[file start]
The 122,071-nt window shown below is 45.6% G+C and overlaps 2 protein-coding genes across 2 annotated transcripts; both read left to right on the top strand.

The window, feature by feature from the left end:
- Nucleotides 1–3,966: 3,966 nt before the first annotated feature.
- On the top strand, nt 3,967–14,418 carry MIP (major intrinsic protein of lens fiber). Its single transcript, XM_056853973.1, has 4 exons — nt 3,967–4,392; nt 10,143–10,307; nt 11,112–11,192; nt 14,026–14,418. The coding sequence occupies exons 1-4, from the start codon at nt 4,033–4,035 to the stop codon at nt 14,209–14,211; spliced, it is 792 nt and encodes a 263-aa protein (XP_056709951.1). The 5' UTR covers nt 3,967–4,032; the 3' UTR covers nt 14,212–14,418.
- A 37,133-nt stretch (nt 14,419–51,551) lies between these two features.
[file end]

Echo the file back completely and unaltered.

The 122,071-nt window shown below is 45.6% G+C and overlaps 2 protein-coding genes across 2 annotated transcripts; both read left to right on the top strand.

The window, feature by feature from the left end:
- Nucleotides 1–3,966: 3,966 nt before the first annotated feature.
- On the top strand, nt 3,967–14,418 carry MIP (major intrinsic protein of lens fiber). Its single transcript, XM_056853973.1, has 4 exons — nt 3,967–4,392; nt 10,143–10,307; nt 11,112–11,192; nt 14,026–14,418. The coding sequence occupies exons 1-4, from the start codon at nt 4,033–4,035 to the stop codon at nt 14,209–14,211; spliced, it is 792 nt and encodes a 263-aa protein (XP_056709951.1). The 5' UTR covers nt 3,967–4,032; the 3' UTR covers nt 14,212–14,418.
- A 37,133-nt stretch (nt 14,419–51,551) lies between these two features.